One of the earliest times that such technology has been employed to make a worker reimburses their boss for not doing their job.
Karlee Besse, a former staff member at the Reach CPA accounting firm in Vancouver Island, claimed that they owed her $5,000 in unpaid wages and severance pay since she was wrongfully discharged.
On the other hand, Besse’s employer stated that they terminated her due to her time theft, and filed a countersuit for more than $2,600 in wages that were paid to her while she was supposedly not performing her duties, as well as part of an advance that was given to her before the beginning of her employment.
The court decision has been made in response to the increasing number of businesses that have started to use tracking technology on the computers of their employees. This software is used to observe keystrokes and clicks to make sure that the remote workers are concentrating on their job-related tasks. Certain people have objected to this practice, arguing that it is a form of spying and violates employees’ essential rights.
In the autumn of 2019, the National Labor Relations Board (NLRB) was concerned with the increasing use of electronic surveillance by employers and its potential to impinge on the privacy of workers.
Jennifer Abruzzo, NLRB General Counsel, declared her intention to “safeguard employees as much as possible from intrusive or oppressive practices associated with electronic surveillance or automated management that could obstruct Section 7 rights.”
Workers are safeguarded in their ability to withhold certain activities from their employer, as outlined in Section 7.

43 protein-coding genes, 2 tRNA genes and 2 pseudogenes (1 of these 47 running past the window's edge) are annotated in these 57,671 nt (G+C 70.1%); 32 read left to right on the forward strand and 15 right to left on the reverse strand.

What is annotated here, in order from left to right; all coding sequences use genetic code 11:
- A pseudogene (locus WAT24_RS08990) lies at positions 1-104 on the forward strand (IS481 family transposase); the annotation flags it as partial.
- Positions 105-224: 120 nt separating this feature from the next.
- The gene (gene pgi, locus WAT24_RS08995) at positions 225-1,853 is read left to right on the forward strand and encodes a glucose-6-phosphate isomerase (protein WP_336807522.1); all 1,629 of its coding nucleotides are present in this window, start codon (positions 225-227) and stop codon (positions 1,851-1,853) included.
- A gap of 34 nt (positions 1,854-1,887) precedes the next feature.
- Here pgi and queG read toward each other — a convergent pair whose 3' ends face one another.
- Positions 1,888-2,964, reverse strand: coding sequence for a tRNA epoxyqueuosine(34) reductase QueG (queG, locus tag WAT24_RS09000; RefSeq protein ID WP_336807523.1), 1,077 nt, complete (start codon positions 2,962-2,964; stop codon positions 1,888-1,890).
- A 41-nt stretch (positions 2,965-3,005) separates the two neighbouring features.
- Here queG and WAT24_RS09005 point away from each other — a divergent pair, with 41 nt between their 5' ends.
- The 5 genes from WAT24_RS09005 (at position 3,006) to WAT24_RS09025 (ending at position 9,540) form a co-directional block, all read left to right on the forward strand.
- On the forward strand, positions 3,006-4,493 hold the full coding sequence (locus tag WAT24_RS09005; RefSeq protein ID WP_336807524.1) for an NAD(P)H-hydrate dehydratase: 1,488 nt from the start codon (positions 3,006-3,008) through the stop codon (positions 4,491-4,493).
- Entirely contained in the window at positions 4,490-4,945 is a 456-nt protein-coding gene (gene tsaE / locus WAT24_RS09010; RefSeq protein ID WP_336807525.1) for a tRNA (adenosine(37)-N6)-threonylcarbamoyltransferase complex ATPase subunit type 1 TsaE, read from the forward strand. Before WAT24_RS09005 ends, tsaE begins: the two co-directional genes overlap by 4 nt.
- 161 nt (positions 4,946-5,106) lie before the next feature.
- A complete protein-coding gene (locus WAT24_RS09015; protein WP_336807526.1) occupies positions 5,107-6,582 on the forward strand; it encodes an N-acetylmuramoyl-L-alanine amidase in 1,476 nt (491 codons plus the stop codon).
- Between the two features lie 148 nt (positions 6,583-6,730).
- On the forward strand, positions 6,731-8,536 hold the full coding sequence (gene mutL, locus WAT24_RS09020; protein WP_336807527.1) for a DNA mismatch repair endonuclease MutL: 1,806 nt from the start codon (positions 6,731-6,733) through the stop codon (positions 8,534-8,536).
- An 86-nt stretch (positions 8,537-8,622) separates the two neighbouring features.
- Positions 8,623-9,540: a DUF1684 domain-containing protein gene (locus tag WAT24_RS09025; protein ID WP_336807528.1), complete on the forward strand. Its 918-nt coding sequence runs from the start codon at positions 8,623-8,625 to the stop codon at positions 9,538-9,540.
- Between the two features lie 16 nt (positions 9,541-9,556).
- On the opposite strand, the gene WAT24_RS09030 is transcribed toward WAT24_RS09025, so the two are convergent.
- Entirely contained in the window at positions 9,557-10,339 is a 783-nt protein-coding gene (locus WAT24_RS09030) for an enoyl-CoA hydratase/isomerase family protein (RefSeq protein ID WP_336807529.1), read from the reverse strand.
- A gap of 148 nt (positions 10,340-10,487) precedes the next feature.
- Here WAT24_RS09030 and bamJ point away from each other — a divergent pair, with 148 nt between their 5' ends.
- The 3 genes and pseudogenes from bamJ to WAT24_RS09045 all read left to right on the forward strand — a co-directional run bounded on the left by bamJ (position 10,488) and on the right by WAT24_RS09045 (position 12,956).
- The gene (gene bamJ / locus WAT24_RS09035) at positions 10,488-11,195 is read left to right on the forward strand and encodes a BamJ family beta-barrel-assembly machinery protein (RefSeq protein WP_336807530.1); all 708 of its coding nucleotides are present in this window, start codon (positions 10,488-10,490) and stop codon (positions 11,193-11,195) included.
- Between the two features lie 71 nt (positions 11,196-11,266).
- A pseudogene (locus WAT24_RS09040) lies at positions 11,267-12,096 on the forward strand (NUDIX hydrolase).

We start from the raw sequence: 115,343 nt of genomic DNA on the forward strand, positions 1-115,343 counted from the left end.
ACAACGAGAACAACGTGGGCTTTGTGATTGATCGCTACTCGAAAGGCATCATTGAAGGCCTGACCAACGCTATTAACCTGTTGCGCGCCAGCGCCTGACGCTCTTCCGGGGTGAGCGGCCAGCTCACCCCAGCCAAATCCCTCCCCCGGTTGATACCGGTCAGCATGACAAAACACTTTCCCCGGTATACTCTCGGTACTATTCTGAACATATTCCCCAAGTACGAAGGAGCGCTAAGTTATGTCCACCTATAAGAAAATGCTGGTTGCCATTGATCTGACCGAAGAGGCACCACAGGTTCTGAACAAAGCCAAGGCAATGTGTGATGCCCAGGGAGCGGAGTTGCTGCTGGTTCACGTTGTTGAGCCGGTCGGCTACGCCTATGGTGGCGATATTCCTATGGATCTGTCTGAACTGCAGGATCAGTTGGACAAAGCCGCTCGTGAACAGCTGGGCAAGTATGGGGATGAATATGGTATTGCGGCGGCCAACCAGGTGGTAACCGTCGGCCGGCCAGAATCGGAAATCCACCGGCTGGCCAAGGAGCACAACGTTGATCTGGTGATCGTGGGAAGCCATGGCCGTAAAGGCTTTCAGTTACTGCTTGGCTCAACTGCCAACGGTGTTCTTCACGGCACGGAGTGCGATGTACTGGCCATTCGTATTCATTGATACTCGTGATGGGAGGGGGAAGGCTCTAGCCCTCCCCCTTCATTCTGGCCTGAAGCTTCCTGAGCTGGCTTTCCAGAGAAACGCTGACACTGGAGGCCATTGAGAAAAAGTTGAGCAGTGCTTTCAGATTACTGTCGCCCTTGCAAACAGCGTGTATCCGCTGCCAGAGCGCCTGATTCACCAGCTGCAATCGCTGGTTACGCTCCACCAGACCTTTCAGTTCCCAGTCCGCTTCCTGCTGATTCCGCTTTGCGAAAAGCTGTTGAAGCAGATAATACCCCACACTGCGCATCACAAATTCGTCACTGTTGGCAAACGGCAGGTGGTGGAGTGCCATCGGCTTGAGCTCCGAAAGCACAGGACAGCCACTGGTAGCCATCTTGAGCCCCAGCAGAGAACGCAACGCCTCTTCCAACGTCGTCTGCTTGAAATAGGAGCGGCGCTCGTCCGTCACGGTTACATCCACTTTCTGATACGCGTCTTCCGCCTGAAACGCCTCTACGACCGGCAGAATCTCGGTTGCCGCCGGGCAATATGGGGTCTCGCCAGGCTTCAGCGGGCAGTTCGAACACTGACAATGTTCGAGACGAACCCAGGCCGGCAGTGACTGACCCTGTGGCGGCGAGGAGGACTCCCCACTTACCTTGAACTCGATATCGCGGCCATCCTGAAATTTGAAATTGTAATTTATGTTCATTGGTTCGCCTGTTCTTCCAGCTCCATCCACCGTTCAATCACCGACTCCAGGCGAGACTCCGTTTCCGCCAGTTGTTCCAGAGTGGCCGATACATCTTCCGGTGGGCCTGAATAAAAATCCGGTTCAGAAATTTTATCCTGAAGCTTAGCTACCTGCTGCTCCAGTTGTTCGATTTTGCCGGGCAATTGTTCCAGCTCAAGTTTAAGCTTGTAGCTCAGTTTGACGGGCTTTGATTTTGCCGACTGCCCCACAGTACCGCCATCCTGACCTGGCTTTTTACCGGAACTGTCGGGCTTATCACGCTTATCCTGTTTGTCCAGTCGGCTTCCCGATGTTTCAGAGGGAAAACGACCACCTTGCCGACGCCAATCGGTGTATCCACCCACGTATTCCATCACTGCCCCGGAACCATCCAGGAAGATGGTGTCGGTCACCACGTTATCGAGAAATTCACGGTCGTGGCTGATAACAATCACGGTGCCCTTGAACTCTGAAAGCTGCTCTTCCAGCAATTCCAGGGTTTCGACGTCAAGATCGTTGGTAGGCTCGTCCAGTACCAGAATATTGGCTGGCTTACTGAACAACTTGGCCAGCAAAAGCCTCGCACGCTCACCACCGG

Here’s How Karlee Besse Captured on Camera while Involved in Time Theft
In February of 2022, Besse reported that she had meetings with her supervisor to increase her work output. In response, her employer put in place TimeCamp, a time-tracking software, on her work computer.
After a month, Reach discovered that Besse was not meeting her deadlines. Additionally, they noticed a difference between what she indicated on her timesheets and what the tracking software showed.
From February 22 to March 25, the company found that Besse claimed to have worked for about 51 hours, but the software did not detect any activity related to her job.
Canada’s first online court, the Civil Resolution Tribunal, found that the screen-capture videos recorded by TimeCamp ultimately corroborated her time theft. The software was able to differentiate between work and non-work activities, like streaming video, and was able to classify the activities as either “personal” or “work” based on the duration for which documents were opened and interacted with.
Besse declared that she had printed the relevant papers and was using the hard copies, yet never conveyed this to Reach. Her boss asserted that her printing activity was limited and that she couldn’t have printed the great number of documents required to do her job.
Ultimately, the court rejected the claim of the plaintiff and mandated her to reimburse Reach in the amount of $1,506.34, which was based upon her salary.